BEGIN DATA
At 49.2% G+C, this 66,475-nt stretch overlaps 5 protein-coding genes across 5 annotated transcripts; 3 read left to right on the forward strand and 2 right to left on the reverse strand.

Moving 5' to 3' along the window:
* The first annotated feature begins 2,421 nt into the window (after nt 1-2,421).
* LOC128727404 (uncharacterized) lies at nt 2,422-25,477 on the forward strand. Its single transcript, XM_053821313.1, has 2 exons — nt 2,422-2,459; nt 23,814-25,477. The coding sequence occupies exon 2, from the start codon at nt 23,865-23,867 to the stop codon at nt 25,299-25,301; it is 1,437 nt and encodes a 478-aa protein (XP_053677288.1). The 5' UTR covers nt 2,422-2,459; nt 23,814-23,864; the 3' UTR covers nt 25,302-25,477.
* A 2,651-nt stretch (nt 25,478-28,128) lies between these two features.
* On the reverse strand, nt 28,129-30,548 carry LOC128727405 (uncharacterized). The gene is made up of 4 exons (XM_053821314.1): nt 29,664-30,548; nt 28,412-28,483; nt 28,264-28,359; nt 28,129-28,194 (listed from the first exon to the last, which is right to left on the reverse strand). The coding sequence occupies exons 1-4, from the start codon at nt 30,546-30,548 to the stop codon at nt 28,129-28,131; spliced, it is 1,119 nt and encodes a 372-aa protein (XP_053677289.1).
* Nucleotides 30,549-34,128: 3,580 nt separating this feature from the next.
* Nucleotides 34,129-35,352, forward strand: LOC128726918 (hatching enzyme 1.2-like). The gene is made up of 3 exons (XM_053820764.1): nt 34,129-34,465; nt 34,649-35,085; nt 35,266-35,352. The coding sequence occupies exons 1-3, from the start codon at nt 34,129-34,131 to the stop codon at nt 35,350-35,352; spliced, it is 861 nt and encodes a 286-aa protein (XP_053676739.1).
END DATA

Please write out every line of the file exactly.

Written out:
At 49.2% G+C, this 66,475-nt stretch overlaps 5 protein-coding genes across 5 annotated transcripts; 3 read left to right on the forward strand and 2 right to left on the reverse strand.

Moving 5' to 3' along the window:
* The first annotated feature begins 2,421 nt into the window (after nt 1-2,421).
* LOC128727404 (uncharacterized) lies at nt 2,422-25,477 on the forward strand. Its single transcript, XM_053821313.1, has 2 exons — nt 2,422-2,459; nt 23,814-25,477. The coding sequence occupies exon 2, from the start codon at nt 23,865-23,867 to the stop codon at nt 25,299-25,301; it is 1,437 nt and encodes a 478-aa protein (XP_053677288.1). The 5' UTR covers nt 2,422-2,459; nt 23,814-23,864; the 3' UTR covers nt 25,302-25,477.
* A 2,651-nt stretch (nt 25,478-28,128) lies between these two features.
* On the reverse strand, nt 28,129-30,548 carry LOC128727405 (uncharacterized). The gene is made up of 4 exons (XM_053821314.1): nt 29,664-30,548; nt 28,412-28,483; nt 28,264-28,359; nt 28,129-28,194 (listed from the first exon to the last, which is right to left on the reverse strand). The coding sequence occupies exons 1-4, from the start codon at nt 30,546-30,548 to the stop codon at nt 28,129-28,131; spliced, it is 1,119 nt and encodes a 372-aa protein (XP_053677289.1).
* Nucleotides 30,549-34,128: 3,580 nt separating this feature from the next.
* Nucleotides 34,129-35,352, forward strand: LOC128726918 (hatching enzyme 1.2-like). The gene is made up of 3 exons (XM_053820764.1): nt 34,129-34,465; nt 34,649-35,085; nt 35,266-35,352. The coding sequence occupies exons 1-3, from the start codon at nt 34,129-34,131 to the stop codon at nt 35,350-35,352; spliced, it is 861 nt and encodes a 286-aa protein (XP_053676739.1).